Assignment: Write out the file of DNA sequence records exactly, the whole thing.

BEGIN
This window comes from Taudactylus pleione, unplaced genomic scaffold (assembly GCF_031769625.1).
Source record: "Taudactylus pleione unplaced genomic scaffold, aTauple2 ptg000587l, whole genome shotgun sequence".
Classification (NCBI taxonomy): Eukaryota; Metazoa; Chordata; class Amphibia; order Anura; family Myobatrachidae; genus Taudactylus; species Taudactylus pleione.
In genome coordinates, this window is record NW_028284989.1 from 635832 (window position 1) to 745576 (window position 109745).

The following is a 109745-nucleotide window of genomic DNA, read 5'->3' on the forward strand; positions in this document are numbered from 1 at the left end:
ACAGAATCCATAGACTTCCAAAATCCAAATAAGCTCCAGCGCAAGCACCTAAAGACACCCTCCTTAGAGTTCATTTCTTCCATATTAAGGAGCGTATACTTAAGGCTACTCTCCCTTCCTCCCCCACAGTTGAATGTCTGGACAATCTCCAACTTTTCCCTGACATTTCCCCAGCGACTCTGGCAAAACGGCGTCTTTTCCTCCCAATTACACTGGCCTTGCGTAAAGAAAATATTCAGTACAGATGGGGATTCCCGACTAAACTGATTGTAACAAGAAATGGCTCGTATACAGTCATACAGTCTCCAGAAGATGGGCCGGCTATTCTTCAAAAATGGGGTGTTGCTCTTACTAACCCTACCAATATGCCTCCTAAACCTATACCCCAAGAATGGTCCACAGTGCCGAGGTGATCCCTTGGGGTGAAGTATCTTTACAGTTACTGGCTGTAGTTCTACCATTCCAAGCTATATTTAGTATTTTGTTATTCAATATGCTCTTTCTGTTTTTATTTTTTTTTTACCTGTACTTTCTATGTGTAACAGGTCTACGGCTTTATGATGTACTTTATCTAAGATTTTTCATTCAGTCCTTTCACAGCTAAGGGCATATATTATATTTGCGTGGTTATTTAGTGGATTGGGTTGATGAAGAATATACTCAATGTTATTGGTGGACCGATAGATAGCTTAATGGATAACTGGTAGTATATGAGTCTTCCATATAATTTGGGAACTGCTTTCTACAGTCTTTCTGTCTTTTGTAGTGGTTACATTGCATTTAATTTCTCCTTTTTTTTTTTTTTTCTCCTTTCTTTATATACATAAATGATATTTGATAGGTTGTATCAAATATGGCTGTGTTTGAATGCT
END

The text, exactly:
This window comes from Taudactylus pleione, unplaced genomic scaffold (assembly GCF_031769625.1).
Source record: "Taudactylus pleione unplaced genomic scaffold, aTauple2 ptg000587l, whole genome shotgun sequence".
Classification (NCBI taxonomy): Eukaryota; Metazoa; Chordata; class Amphibia; order Anura; family Myobatrachidae; genus Taudactylus; species Taudactylus pleione.
In genome coordinates, this window is record NW_028284989.1 from 635832 (window position 1) to 745576 (window position 109745).

The following is a 109745-nucleotide window of genomic DNA, read 5'->3' on the forward strand; positions in this document are numbered from 1 at the left end:
ACAGAATCCATAGACTTCCAAAATCCAAATAAGCTCCAGCGCAAGCACCTAAAGACACCCTCCTTAGAGTTCATTTCTTCCATATTAAGGAGCGTATACTTAAGGCTACTCTCCCTTCCTCCCCCACAGTTGAATGTCTGGACAATCTCCAACTTTTCCCTGACATTTCCCCAGCGACTCTGGCAAAACGGCGTCTTTTCCTCCCAATTACACTGGCCTTGCGTAAAGAAAATATTCAGTACAGATGGGGATTCCCGACTAAACTGATTGTAACAAGAAATGGCTCGTATACAGTCATACAGTCTCCAGAAGATGGGCCGGCTATTCTTCAAAAATGGGGTGTTGCTCTTACTAACCCTACCAATATGCCTCCTAAACCTATACCCCAAGAATGGTCCACAGTGCCGAGGTGATCCCTTGGGGTGAAGTATCTTTACAGTTACTGGCTGTAGTTCTACCATTCCAAGCTATATTTAGTATTTTGTTATTCAATATGCTCTTTCTGTTTTTATTTTTTTTTTACCTGTACTTTCTATGTGTAACAGGTCTACGGCTTTATGATGTACTTTATCTAAGATTTTTCATTCAGTCCTTTCACAGCTAAGGGCATATATTATATTTGCGTGGTTATTTAGTGGATTGGGTTGATGAAGAATATACTCAATGTTATTGGTGGACCGATAGATAGCTTAATGGATAACTGGTAGTATATGAGTCTTCCATATAATTTGGGAACTGCTTTCTACAGTCTTTCTGTCTTTTGTAGTGGTTACATTGCATTTAATTTCTCCTTTTTTTTTTTTTTTCTCCTTTCTTTATATACATAAATGATATTTGATAGGTTGTATCAAATATGGCTGTGTTTGAATGCT